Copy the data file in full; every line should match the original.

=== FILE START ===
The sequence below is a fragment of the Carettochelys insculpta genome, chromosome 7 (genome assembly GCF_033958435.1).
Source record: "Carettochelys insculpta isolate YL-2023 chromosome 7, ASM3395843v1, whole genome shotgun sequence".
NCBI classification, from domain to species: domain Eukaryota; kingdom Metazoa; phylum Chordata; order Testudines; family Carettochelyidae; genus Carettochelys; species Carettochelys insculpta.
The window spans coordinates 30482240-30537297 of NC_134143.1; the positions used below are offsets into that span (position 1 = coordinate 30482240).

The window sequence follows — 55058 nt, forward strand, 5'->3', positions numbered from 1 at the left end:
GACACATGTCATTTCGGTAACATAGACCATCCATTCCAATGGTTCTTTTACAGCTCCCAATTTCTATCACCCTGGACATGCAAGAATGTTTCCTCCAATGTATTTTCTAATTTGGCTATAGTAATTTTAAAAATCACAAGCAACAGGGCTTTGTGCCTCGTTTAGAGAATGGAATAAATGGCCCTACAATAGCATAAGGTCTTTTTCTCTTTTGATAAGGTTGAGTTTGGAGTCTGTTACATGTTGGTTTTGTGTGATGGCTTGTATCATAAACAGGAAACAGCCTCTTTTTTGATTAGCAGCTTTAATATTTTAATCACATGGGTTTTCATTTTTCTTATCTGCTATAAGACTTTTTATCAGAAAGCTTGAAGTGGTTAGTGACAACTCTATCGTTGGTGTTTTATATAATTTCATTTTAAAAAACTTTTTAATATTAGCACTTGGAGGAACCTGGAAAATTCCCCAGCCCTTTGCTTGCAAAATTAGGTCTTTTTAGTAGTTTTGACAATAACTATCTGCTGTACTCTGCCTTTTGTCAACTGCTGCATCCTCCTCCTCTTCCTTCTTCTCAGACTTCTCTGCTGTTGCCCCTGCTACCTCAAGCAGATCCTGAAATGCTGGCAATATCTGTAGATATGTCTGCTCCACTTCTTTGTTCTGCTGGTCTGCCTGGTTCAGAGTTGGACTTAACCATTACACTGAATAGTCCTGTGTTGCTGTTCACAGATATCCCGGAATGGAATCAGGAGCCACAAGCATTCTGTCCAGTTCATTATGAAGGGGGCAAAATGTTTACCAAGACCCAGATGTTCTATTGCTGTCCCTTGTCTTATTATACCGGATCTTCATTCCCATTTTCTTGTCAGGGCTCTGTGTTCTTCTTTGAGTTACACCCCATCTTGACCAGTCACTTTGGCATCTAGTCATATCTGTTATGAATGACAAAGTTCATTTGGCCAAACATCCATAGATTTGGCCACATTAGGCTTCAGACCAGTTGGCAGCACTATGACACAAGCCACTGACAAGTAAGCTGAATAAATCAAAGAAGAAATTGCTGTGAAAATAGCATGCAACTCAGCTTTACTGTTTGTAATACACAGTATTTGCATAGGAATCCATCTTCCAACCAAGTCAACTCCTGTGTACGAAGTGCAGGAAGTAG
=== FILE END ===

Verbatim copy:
The sequence below is a fragment of the Carettochelys insculpta genome, chromosome 7 (genome assembly GCF_033958435.1).
Source record: "Carettochelys insculpta isolate YL-2023 chromosome 7, ASM3395843v1, whole genome shotgun sequence".
NCBI classification, from domain to species: domain Eukaryota; kingdom Metazoa; phylum Chordata; order Testudines; family Carettochelyidae; genus Carettochelys; species Carettochelys insculpta.
The window spans coordinates 30482240-30537297 of NC_134143.1; the positions used below are offsets into that span (position 1 = coordinate 30482240).

The window sequence follows — 55058 nt, forward strand, 5'->3', positions numbered from 1 at the left end:
GACACATGTCATTTCGGTAACATAGACCATCCATTCCAATGGTTCTTTTACAGCTCCCAATTTCTATCACCCTGGACATGCAAGAATGTTTCCTCCAATGTATTTTCTAATTTGGCTATAGTAATTTTAAAAATCACAAGCAACAGGGCTTTGTGCCTCGTTTAGAGAATGGAATAAATGGCCCTACAATAGCATAAGGTCTTTTTCTCTTTTGATAAGGTTGAGTTTGGAGTCTGTTACATGTTGGTTTTGTGTGATGGCTTGTATCATAAACAGGAAACAGCCTCTTTTTTGATTAGCAGCTTTAATATTTTAATCACATGGGTTTTCATTTTTCTTATCTGCTATAAGACTTTTTATCAGAAAGCTTGAAGTGGTTAGTGACAACTCTATCGTTGGTGTTTTATATAATTTCATTTTAAAAAACTTTTTAATATTAGCACTTGGAGGAACCTGGAAAATTCCCCAGCCCTTTGCTTGCAAAATTAGGTCTTTTTAGTAGTTTTGACAATAACTATCTGCTGTACTCTGCCTTTTGTCAACTGCTGCATCCTCCTCCTCTTCCTTCTTCTCAGACTTCTCTGCTGTTGCCCCTGCTACCTCAAGCAGATCCTGAAATGCTGGCAATATCTGTAGATATGTCTGCTCCACTTCTTTGTTCTGCTGGTCTGCCTGGTTCAGAGTTGGACTTAACCATTACACTGAATAGTCCTGTGTTGCTGTTCACAGATATCCCGGAATGGAATCAGGAGCCACAAGCATTCTGTCCAGTTCATTATGAAGGGGGCAAAATGTTTACCAAGACCCAGATGTTCTATTGCTGTCCCTTGTCTTATTATACCGGATCTTCATTCCCATTTTCTTGTCAGGGCTCTGTGTTCTTCTTTGAGTTACACCCCATCTTGACCAGTCACTTTGGCATCTAGTCATATCTGTTATGAATGACAAAGTTCATTTGGCCAAACATCCATAGATTTGGCCACATTAGGCTTCAGACCAGTTGGCAGCACTATGACACAAGCCACTGACAAGTAAGCTGAATAAATCAAAGAAGAAATTGCTGTGAAAATAGCATGCAACTCAGCTTTACTGTTTGTAATACACAGTATTTGCATAGGAATCCATCTTCCAACCAAGTCAACTCCTGTGTACGAAGTGCAGGAAGTAG